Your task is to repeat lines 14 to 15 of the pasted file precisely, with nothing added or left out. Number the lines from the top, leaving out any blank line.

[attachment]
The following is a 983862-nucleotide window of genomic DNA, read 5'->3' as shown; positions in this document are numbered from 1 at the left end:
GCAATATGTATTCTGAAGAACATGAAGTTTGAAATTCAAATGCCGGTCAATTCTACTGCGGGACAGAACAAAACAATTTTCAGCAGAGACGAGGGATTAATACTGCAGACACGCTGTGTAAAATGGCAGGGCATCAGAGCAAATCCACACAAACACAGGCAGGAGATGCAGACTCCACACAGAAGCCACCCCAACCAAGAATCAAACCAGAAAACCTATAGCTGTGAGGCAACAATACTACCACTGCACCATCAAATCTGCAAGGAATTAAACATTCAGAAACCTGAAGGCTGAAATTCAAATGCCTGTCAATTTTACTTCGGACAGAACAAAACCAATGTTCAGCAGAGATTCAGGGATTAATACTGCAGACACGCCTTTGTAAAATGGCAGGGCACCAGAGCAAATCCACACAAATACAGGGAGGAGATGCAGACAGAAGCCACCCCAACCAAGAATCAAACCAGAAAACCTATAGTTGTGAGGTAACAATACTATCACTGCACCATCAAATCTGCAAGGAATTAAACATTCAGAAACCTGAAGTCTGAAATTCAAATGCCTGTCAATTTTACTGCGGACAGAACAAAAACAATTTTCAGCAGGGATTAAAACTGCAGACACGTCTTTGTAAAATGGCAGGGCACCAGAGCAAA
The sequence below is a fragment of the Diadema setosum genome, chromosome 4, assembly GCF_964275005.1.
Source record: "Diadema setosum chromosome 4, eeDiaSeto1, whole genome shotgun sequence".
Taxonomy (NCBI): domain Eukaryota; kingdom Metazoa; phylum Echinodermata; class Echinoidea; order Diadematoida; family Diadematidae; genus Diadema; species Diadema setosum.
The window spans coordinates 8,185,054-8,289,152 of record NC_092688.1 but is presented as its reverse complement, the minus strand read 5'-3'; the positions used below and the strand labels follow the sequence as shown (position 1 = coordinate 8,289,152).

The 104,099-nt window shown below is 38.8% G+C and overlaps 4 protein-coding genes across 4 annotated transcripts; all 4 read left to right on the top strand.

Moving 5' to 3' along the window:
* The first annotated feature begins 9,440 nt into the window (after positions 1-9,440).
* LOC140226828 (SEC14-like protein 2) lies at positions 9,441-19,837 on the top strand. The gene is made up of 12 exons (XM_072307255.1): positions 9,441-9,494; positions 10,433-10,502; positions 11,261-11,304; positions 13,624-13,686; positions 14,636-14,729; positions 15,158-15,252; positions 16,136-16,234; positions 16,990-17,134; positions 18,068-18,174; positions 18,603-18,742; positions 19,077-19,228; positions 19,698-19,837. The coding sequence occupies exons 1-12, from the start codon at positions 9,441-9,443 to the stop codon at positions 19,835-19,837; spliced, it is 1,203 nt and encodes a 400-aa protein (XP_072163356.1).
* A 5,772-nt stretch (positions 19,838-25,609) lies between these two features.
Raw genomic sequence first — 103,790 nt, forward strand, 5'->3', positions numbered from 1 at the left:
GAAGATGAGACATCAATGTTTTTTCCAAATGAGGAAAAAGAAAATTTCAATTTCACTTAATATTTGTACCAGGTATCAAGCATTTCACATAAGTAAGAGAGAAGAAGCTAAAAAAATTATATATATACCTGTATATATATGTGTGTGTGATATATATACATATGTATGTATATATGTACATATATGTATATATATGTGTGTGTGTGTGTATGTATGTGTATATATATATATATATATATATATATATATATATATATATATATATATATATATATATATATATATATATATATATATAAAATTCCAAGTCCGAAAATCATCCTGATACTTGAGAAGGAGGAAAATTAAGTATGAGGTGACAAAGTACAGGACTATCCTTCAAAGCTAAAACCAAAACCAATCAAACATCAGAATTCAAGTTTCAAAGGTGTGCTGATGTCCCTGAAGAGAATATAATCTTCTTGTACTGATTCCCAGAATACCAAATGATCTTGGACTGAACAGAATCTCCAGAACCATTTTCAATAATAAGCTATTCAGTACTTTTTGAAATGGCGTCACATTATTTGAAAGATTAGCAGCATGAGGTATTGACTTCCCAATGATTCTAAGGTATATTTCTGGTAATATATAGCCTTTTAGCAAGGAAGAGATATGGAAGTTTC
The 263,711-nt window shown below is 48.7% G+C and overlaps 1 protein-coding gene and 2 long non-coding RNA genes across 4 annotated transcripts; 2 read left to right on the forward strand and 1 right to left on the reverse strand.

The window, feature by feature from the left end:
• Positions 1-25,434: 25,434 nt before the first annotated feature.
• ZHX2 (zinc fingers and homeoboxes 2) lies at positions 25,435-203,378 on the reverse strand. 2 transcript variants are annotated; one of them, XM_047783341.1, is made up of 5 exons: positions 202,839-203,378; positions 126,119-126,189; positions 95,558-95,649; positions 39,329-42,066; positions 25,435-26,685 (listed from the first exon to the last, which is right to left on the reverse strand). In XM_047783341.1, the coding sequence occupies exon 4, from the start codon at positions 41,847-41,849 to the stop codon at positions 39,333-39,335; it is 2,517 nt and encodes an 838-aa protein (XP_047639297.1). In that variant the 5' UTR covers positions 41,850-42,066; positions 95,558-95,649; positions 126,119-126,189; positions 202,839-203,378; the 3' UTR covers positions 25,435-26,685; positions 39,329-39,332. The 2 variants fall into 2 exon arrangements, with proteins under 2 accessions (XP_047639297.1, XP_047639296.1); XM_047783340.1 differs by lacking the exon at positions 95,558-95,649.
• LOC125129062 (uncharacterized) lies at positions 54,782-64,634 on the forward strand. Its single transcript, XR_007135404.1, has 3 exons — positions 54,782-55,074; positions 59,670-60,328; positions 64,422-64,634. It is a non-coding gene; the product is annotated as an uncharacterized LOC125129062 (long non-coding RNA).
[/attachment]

The 263,711-nt window shown below is 48.7% G+C and overlaps 1 protein-coding gene and 2 long non-coding RNA genes across 4 annotated transcripts; 2 read left to right on the forward strand and 1 right to left on the reverse strand.

The window, feature by feature from the left end: